A question has been nagging at me. Why wasn’t the late-run Kenai king salmon fishery closed to all fishing from the get-go?
On July 1, following a dismal showing of early-run kings, the Department of Fish and Game allowed the Kenai to open for the harvest of kings. In the first five days of July, only an estimated total of 838 kings entered the river. As recently as 2011, three times that number entered in that period.
Instead of closing the Kenai River to fishing for kings on July 1, ADF&G continued to allow a harvest until July 19. Then, instead of closing the river to king fishing, fishery managers issued an Emergency Order, allowing fishing for kings under catch-and-release rules. Finally, on July 26, facing the poorest king run on record, they did the right thing. They closed the river to king salmon fishing for the last six days of the season.
It wasn’t that the managers didn’t see it coming. In a Feb. 27, 2014 news release, they announced that the Kenai River, from its mouth to Skilak Lake, would be closed for king salmon fishing from May 1 through June 30, to conserve the early run. The outlook for that run was grim, and it soon became reality. In the same news release, the Department announced that only about 18 miles of the lower river would be open for king salmon fishing in July, and the outlook for the late run also looked bleak. That outlook also is becoming a reality.
I strongly resent that fisheries managers and some fishing guides continue to push the use catch-and-release as a management “tool” to maximize fishing opportunity. When any salmon species fails to return in sustainable numbers, fishing opportunities should be minimized, not maximized.
I’m well aware of the catch-and-release mortality study on king salmon, and that catch and release probably kills less only 8 percent of the king salmon caught. But I firmly believe that catching and releasing these fish —having fun with fish that are having difficulty just sustaining their own kind — is just wrong, wrong, wrong.
Trouble is, fisheries managers like catch-and-release. Some of them like it so much, they’d make king salmon strictly a catch-and-release fish. The more opportunity they can provide, the more fishing licenses they sell, thus assuring their jobs and project funding. They wouldn’t put it quite that way, but that’s the way it is.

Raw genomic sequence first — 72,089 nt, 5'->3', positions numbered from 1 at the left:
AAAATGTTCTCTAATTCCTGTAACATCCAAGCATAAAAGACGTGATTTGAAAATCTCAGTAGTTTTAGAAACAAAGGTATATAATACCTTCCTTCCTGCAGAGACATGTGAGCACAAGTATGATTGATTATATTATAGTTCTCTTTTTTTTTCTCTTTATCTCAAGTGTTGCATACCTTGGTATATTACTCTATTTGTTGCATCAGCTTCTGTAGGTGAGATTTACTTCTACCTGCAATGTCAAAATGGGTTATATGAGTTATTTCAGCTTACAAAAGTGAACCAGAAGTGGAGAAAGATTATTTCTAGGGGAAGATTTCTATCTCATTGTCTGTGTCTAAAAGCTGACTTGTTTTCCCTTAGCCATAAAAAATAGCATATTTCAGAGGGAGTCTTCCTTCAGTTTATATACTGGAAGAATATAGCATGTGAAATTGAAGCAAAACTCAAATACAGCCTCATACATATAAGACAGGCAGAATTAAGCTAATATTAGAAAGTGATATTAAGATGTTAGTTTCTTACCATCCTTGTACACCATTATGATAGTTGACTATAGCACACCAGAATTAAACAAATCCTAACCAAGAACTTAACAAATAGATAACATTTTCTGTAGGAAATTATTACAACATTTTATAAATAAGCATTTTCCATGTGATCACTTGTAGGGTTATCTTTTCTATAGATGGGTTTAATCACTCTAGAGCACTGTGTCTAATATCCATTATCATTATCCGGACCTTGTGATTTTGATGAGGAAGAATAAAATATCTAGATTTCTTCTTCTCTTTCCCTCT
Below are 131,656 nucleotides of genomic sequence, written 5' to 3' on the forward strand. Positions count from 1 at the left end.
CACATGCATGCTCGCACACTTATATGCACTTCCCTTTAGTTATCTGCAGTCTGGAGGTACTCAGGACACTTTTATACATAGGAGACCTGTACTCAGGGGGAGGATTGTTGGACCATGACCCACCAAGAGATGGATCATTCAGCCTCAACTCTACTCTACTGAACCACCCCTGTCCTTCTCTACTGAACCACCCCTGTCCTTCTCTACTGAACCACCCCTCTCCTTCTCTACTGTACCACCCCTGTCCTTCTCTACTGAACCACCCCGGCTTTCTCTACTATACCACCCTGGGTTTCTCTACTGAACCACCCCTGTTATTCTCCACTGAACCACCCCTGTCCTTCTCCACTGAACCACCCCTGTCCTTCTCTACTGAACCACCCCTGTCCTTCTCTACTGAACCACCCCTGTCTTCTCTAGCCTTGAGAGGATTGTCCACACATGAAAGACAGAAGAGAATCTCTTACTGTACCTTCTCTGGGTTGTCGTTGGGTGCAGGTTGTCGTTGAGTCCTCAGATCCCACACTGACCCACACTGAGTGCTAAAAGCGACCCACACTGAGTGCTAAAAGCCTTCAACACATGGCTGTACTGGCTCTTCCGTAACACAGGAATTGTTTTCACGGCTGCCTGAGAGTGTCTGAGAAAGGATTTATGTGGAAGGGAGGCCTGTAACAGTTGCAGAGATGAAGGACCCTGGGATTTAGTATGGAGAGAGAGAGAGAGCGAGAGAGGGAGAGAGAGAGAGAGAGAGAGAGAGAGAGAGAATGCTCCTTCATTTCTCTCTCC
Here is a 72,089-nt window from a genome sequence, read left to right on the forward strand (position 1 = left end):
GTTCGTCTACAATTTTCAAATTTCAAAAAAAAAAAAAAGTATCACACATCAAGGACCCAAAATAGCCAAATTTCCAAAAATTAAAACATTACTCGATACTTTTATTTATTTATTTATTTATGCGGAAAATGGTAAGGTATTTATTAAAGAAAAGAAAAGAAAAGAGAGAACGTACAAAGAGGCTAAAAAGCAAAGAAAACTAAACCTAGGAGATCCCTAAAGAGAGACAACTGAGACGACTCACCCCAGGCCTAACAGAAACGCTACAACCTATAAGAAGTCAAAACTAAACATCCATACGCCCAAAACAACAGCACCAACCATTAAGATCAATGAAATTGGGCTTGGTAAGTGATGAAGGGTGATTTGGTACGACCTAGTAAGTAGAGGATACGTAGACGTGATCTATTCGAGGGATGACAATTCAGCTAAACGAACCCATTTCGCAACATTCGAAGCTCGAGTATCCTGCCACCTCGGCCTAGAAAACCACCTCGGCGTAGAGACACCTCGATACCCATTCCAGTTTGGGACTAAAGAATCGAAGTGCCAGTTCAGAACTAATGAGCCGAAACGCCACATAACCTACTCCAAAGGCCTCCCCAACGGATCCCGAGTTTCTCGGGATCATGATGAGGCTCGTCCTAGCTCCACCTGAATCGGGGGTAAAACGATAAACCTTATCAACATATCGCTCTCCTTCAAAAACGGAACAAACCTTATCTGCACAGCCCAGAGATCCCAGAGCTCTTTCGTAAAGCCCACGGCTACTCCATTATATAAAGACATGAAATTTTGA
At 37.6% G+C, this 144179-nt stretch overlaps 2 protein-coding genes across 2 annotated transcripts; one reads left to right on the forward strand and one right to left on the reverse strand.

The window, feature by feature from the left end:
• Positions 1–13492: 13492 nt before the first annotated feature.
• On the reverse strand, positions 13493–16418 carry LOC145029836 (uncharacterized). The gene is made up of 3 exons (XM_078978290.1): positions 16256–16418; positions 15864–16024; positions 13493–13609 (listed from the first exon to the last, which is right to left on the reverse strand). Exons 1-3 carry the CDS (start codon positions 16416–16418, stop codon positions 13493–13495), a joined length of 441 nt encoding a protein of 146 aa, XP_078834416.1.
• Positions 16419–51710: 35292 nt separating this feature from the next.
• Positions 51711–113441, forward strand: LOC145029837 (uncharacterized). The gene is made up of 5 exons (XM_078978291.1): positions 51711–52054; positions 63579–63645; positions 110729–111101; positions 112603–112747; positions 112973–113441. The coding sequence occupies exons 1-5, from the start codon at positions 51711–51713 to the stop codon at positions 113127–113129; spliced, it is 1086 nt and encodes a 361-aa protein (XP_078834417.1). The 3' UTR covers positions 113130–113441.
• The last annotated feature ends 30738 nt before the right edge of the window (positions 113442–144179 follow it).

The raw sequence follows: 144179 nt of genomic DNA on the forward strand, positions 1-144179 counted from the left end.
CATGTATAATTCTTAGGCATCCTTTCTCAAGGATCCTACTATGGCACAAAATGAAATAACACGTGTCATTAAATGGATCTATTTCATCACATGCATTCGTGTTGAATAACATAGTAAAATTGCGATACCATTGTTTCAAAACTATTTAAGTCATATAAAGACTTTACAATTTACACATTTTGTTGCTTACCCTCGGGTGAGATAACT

If money weren’t involved, catch-and-release fishing wouldn’t even be an issue. It wasn’t an issue in 1972, when only a handful of guides fished the Kenai, but in the past two decades of sport-fishing industry growth, “economic considerations” have definitely become an issue. Nearly 400 fishing guides crowded onto the Kenai in the peak years of 2006 and 2007. And when push comes to shove, guides like catch-and-release. Not only do they not have to clean fish or bait hooks, but most of the fish they release will live to spawn, or to be caught again. More fish make it easier to sell trips. With catch-and-release, more guides can stay in business.
The Kenai River Sportfishing Association (KRSA) waves a conservation banner while at the same time hyping the value of the Kenai River as an economic engine. Strongly pro-guide, KRSA is a member of the Resource Development Council. For KRSA’s viewpoint, listen to Executive Director Ricky Gease telling fellow RDC members about jobs and economic value in May 2012 (vimeo.com/42352468). In the past, KRSA has been a strong advocate of catch-and-release fishing for kings.
I’m all for a healthy economy, but not at the expense of my soul. Catch-and-release fishing for king salmon may be a useful conservation tool, but when it’s used to manage fish that traditionally have been used for food, it goes against the very reasons we fish.
The anglers among us who take time to think can’t help but feel conflicted by what we’re doing. It’s our dirty little secret. We’re getting a shot of adrenaline by “playing” wild animals while they fight for their lives. The harder they fight, the more it excites us. While we claim that catching and releasing fish is harmless fun, we know that we occasionally kill and injure fish. The knowledge nags at us, but we suppress it and fish on.
If we can’t “sport fish” ethically, we shouldn’t be doing it. I haven’t always felt this way about catch and release, but I do now. When you take food out of the fishing and hunting equation, you remove the only ethical reason for fishing and hunting.
If we buy into catch-and-release fishing for salmon, sport fishing will have become nothing more than a sadistic game played for money.
Les Palmer can be reached at firstname.lastname@example.org.